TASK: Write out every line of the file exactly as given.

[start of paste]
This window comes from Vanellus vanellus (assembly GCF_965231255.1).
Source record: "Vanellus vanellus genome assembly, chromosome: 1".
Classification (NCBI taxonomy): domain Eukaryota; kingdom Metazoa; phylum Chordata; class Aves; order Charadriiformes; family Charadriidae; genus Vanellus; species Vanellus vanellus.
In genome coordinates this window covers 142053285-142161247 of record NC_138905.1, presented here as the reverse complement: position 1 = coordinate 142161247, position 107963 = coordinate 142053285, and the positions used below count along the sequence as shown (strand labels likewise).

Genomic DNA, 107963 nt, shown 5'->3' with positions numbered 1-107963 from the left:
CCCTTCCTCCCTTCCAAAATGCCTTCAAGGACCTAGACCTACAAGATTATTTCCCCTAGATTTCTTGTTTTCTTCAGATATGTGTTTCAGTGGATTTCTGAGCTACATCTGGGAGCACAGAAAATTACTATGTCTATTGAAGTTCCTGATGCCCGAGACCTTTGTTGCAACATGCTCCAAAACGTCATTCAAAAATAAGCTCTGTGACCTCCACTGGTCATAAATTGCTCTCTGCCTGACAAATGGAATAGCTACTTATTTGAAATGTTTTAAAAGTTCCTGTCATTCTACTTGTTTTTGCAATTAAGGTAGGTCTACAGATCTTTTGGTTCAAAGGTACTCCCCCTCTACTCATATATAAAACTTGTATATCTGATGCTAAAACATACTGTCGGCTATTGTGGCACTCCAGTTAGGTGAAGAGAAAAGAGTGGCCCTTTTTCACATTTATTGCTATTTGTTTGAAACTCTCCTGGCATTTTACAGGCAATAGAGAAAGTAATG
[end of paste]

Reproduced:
This window comes from Vanellus vanellus (assembly GCF_965231255.1).
Source record: "Vanellus vanellus genome assembly, chromosome: 1".
Classification (NCBI taxonomy): domain Eukaryota; kingdom Metazoa; phylum Chordata; class Aves; order Charadriiformes; family Charadriidae; genus Vanellus; species Vanellus vanellus.
In genome coordinates this window covers 142053285-142161247 of record NC_138905.1, presented here as the reverse complement: position 1 = coordinate 142161247, position 107963 = coordinate 142053285, and the positions used below count along the sequence as shown (strand labels likewise).

Genomic DNA, 107963 nt, shown 5'->3' with positions numbered 1-107963 from the left:
CCCTTCCTCCCTTCCAAAATGCCTTCAAGGACCTAGACCTACAAGATTATTTCCCCTAGATTTCTTGTTTTCTTCAGATATGTGTTTCAGTGGATTTCTGAGCTACATCTGGGAGCACAGAAAATTACTATGTCTATTGAAGTTCCTGATGCCCGAGACCTTTGTTGCAACATGCTCCAAAACGTCATTCAAAAATAAGCTCTGTGACCTCCACTGGTCATAAATTGCTCTCTGCCTGACAAATGGAATAGCTACTTATTTGAAATGTTTTAAAAGTTCCTGTCATTCTACTTGTTTTTGCAATTAAGGTAGGTCTACAGATCTTTTGGTTCAAAGGTACTCCCCCTCTACTCATATATAAAACTTGTATATCTGATGCTAAAACATACTGTCGGCTATTGTGGCACTCCAGTTAGGTGAAGAGAAAAGAGTGGCCCTTTTTCACATTTATTGCTATTTGTTTGAAACTCTCCTGGCATTTTACAGGCAATAGAGAAAGTAATG